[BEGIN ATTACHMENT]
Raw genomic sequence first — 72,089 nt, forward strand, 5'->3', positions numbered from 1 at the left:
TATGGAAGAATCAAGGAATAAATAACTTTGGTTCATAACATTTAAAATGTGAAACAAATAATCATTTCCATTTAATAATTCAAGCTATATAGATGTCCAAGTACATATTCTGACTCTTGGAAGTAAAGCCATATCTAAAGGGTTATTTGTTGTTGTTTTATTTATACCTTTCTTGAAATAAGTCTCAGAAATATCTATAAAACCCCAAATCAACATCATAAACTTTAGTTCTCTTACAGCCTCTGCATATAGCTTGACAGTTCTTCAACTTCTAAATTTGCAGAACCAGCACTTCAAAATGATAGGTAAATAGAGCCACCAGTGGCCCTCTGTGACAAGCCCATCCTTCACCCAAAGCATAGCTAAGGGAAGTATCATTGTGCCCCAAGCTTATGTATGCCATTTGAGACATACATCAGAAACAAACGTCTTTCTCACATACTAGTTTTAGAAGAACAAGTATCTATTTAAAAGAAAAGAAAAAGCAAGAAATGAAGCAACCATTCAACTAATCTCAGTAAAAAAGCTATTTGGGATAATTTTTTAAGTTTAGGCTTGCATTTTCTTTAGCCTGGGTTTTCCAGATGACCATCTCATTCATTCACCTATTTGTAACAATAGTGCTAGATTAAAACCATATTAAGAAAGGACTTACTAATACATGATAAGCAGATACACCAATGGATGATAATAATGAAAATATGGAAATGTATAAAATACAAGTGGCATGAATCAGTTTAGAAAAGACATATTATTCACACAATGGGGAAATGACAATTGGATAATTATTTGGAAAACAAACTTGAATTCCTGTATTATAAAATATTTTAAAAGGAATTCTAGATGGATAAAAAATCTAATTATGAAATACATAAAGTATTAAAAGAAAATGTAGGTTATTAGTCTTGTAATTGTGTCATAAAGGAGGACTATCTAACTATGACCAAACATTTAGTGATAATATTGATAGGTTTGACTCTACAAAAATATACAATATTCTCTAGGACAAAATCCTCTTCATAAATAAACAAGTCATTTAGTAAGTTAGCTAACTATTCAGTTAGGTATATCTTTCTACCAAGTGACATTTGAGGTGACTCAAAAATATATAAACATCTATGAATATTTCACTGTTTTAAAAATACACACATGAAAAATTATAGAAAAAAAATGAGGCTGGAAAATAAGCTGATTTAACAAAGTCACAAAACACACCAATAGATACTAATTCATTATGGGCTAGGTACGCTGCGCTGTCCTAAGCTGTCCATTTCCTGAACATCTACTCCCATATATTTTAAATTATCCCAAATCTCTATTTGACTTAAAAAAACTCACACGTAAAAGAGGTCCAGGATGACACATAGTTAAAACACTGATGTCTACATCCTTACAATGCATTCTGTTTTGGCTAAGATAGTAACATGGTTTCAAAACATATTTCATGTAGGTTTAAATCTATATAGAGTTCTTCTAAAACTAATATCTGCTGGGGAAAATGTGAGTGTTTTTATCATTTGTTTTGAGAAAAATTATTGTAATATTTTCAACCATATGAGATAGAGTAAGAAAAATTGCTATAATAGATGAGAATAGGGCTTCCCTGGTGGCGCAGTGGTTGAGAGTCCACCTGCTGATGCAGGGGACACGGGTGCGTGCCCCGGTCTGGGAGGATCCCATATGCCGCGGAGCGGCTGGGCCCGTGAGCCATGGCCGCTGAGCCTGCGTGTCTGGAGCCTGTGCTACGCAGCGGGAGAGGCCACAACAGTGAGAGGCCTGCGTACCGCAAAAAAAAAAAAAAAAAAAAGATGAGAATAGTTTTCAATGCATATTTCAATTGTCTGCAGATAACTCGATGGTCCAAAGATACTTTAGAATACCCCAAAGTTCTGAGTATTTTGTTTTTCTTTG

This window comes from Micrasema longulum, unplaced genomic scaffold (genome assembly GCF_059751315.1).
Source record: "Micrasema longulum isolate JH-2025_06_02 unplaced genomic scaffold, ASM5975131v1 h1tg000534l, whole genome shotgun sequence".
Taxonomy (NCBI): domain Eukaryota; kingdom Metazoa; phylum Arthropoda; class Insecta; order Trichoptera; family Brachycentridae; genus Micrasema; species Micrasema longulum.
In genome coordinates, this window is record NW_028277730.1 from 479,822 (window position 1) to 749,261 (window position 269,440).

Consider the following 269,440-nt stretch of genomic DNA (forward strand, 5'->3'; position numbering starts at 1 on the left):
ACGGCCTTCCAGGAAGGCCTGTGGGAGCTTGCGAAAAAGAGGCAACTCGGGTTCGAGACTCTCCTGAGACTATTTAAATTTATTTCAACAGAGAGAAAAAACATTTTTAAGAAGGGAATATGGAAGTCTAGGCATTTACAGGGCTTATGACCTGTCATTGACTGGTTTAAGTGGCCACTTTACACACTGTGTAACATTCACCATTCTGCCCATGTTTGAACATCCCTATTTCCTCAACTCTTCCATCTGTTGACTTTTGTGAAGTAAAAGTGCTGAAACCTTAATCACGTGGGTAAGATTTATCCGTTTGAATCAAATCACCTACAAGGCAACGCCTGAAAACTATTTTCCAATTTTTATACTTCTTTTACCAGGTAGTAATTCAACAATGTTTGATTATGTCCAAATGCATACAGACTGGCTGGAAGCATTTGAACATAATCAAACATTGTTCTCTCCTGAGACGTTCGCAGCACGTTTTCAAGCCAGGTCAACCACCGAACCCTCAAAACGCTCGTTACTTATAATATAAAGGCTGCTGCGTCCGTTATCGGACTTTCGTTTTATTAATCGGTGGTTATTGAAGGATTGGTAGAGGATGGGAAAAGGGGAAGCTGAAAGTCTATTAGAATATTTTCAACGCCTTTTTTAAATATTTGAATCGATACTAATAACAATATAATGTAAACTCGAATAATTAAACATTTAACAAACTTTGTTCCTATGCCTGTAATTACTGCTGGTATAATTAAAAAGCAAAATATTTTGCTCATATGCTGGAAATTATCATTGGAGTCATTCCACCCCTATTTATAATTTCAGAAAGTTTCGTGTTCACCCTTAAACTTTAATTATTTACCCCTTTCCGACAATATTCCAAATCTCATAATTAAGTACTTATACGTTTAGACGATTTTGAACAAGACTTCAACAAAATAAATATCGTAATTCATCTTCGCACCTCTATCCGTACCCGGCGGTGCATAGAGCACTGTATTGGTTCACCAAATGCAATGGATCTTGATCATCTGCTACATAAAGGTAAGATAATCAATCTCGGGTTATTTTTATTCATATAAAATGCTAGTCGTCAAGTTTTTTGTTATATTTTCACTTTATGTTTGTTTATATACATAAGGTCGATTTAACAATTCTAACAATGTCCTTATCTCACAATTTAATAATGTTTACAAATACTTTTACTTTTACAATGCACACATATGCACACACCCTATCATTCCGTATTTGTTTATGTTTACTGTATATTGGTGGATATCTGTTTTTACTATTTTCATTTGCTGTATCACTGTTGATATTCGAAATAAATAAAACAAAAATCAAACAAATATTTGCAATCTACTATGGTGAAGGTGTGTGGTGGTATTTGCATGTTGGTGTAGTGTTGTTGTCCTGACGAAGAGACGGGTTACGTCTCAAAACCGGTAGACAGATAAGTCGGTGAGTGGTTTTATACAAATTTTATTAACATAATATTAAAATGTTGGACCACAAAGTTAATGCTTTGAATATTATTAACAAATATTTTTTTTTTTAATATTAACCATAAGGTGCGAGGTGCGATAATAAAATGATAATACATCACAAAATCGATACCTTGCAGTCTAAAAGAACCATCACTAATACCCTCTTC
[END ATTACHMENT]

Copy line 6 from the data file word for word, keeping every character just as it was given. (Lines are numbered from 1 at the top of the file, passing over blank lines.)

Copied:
In genome coordinates, this window is record NW_028277730.1 from 479,822 (window position 1) to 749,261 (window position 269,440).